The Inter-American Development Bank (IADB) is the oldest and largest multilateral lender in Latin America and the Caribbean. The IDB group is the primary partner for private sector ventures and projects that seek to combine financial and social returns to reduce poverty and contribute to sustainable development. They offer a variety of grants and programs that can help a vying entrepreneur get started. They actively will work to open lines of credit so that a person may get a start on their dream of making a social impact via owning or investing in a business. The IDB group alone has aided in awarding over US$27299.25 million in the social investment sector alone. In Haiti, IDB has provided US$14 million for the modernization of Agricultural Health Public Services, and in Barbados US$35 million has been awarded for enhanced access to credit for productivity project.

Although it would be ideal to have locals invest in the local community, we cannot limit ourselves just to local and regional investors. It is absolutely vital to search for international investors as well. Some governments around the world have begun exploring the potential for social impact bonds. These will be financial instruments that will pay an investor if the cost or incidence of something is reduced, literacy or foster care for example, with comparable or better results than a government program. Social Impact mutual funds could also be created to pool capital from Caribbean residents and members of the Caribbean Diaspora to deploy in viable sectors. This will alleviate the large amount of taxpayers dollars that are being spent in sectors that can be run by private persons.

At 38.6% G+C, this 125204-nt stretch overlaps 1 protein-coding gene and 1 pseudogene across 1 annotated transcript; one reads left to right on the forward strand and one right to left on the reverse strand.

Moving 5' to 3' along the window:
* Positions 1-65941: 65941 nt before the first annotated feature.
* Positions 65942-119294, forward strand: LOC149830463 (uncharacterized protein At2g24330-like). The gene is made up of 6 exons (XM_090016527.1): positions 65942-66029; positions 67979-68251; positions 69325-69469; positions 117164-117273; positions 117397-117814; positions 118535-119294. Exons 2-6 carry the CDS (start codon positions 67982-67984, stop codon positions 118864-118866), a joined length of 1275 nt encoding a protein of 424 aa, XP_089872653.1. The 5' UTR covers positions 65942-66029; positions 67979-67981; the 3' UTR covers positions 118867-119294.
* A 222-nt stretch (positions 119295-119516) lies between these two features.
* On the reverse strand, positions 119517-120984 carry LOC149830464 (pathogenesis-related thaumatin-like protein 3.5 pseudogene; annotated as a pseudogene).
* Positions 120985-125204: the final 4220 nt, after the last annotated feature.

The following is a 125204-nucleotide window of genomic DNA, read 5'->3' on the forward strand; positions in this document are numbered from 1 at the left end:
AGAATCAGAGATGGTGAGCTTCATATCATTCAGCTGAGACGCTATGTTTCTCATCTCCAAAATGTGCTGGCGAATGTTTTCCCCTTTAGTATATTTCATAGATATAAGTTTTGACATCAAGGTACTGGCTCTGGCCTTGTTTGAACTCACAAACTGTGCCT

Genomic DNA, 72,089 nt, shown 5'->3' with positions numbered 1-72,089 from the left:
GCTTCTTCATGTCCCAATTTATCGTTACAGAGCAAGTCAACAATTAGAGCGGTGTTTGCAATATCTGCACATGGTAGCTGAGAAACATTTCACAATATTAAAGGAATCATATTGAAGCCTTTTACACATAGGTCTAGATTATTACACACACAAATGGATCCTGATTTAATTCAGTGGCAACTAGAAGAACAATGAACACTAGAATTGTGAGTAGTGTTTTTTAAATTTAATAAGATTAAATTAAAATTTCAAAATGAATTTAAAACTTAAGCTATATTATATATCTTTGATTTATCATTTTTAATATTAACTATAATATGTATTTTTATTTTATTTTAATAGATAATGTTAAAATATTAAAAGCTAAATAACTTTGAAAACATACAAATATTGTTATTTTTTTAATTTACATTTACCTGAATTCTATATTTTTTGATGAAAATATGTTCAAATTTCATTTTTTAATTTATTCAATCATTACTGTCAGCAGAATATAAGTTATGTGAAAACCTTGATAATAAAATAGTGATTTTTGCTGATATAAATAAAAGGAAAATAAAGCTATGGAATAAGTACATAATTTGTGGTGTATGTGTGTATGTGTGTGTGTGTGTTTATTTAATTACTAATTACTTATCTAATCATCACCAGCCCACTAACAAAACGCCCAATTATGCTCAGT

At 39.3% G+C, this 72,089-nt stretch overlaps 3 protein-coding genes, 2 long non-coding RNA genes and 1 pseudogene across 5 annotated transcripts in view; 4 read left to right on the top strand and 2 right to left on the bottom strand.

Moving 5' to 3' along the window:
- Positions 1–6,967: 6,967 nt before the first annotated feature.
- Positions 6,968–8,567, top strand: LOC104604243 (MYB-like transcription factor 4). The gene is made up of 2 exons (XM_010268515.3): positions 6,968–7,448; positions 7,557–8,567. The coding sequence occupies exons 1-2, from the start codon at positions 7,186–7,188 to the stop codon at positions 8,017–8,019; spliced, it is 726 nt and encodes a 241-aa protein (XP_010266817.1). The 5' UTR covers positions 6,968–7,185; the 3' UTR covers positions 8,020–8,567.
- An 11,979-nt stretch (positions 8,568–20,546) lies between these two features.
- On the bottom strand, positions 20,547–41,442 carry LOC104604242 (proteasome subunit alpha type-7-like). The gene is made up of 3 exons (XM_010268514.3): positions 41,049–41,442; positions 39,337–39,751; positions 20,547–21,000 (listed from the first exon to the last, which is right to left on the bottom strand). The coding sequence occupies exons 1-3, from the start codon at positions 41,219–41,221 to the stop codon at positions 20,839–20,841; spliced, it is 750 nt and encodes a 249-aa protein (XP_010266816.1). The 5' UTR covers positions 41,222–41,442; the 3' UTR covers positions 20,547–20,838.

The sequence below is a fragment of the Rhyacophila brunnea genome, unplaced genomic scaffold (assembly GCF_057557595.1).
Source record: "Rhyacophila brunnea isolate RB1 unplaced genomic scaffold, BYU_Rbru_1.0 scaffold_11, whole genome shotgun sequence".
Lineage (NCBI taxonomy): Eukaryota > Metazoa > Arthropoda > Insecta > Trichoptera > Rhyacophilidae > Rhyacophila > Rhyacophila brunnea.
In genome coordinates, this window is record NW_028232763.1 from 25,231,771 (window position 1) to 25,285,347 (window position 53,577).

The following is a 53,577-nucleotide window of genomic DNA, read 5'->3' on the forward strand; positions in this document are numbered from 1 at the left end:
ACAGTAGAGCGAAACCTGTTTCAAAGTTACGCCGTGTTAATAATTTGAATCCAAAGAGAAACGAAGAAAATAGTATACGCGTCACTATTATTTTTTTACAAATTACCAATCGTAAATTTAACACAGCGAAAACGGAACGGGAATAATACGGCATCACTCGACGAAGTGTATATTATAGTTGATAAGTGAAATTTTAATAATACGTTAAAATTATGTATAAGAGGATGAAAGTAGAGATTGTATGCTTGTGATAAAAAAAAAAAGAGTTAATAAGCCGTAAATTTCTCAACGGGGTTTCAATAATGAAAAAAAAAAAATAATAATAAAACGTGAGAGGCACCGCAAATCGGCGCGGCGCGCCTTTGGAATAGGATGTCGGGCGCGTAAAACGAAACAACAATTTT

In recent years, social impact investments funds have been generating decent returns to investors. The Haas Socially Responsible Investment Fund is one success story. From 2011-2014, the fund beat the market by almost 5%. It has achieved over 50% return on investment since its inception. It is my emphatic belief that wealth can be created while trying to make the world a better place.

The key here is to encourage more investors to pool their money with others to invest in socially focused funds and investments. This will allow more capital to be put in a larger number of deals, and therefore risk can be spread. If the amount of capital placed into impact investment funds increases, returns would typically be higher as well. This is because investments can be higher and better diversified.

A common trait among persons in the Caribbean is that they are stuck with a handout mentality. Yes, the role of any government is to provide public goods to its citizens. However, a government cannot be the largest investor in the majority of a country’s sectors. This will only drain resources and create market failure.

One way to change this mentality is to establish educational programs that share a series of success stories or narratives. Case studies on countries that are successfully using capital from impact investing can be used to show policymakers, entrepreneurs, investors and residents of the Caribbean what can be done.